Skip to content

Wedding sermon – For Pete and Claire

Readings:  Genesis 2:19-25; Colossians 3:12-19

Opening gag: Pete and Claire it’s my duty to tell you that you are now sat next to the person who is, statistically speaking, most likely to kill you.

Pause for nervous laughter

The bible is all about marriage.  It begins with marriage and it ends with marriage when all Christ’s people are united to Him at a cosmic wedding banquet.  In the middle the bible is always describing our relationship to Christ as a marriage relationship.

Our first reading described the first marriage.  Adam and Eve.  Did you hear how they came together?  The Groom was put down into a death-like sleep, his side was pierced, his bride was formed, he was raised up and they were brought together to become one.

And the ancient commentators would wax lyrical about the formation of Eve:

She was not taken from Adam’s head to be his ruler, nor from his feet to be his servant, but from his side, that she might be his equal, from under his arm, that he might protect her, and from close to his heart that he might love her.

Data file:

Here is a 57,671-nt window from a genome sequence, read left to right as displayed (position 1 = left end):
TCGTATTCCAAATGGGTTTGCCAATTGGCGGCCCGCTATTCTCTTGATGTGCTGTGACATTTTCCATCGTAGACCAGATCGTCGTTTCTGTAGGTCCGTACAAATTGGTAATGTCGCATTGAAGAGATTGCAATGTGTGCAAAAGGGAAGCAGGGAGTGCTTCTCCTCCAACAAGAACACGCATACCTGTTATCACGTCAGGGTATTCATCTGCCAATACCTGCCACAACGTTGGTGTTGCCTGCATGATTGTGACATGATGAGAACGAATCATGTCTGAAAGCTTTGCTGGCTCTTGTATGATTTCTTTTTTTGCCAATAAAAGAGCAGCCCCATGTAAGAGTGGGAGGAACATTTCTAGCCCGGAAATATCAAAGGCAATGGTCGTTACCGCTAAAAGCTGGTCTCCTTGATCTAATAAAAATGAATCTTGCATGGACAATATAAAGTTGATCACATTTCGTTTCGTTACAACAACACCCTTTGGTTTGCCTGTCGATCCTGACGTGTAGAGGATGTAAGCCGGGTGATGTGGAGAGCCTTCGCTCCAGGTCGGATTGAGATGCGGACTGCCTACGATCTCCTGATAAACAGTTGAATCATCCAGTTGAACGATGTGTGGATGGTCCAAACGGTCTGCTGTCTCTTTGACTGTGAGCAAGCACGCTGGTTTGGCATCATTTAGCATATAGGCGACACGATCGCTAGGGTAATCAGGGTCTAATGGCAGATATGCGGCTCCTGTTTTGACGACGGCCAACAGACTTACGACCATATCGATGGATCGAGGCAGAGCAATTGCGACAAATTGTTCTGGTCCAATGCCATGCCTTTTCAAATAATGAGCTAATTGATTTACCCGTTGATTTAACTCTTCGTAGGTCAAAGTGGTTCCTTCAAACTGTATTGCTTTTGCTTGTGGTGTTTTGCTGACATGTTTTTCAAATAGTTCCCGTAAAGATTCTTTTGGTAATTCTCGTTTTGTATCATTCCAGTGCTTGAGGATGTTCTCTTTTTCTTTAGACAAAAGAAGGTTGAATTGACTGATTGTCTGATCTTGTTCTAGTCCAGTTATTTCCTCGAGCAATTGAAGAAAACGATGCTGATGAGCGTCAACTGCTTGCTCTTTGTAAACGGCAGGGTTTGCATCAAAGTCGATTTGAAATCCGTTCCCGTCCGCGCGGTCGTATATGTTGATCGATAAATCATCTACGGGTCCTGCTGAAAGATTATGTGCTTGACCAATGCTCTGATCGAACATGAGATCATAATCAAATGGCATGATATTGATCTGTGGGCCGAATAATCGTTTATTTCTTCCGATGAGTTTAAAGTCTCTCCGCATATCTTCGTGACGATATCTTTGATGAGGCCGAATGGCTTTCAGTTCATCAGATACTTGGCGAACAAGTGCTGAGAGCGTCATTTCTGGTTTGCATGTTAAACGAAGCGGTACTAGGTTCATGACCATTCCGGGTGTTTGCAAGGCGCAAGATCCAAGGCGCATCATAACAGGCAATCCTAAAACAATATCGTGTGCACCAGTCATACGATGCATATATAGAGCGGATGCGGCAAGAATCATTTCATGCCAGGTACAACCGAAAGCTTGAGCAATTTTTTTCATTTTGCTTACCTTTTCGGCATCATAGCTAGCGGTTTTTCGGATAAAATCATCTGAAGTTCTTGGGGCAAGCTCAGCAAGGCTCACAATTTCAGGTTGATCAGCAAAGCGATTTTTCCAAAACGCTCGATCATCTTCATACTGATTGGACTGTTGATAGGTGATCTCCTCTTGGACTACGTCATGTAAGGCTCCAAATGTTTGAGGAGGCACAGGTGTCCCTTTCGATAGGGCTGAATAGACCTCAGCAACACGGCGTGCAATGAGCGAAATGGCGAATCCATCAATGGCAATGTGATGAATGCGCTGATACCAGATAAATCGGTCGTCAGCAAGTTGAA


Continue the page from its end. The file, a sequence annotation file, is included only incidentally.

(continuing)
Isn’t that beautiful?  But it’s a picture of Christ and His bride the church.  He went down to death, His side was pierced to form His bride, He was raised up again and when we come to Him in faith – we are united to Jesus, like a bride is united to her husband.

So friends if you’re here this afternoon and you’re not a Christian, let me tell you what Christianity is all about.  You’ve just seen it.  THIS is the heart of the Christian faith.  According to the bible, this shows us the heart of all reality!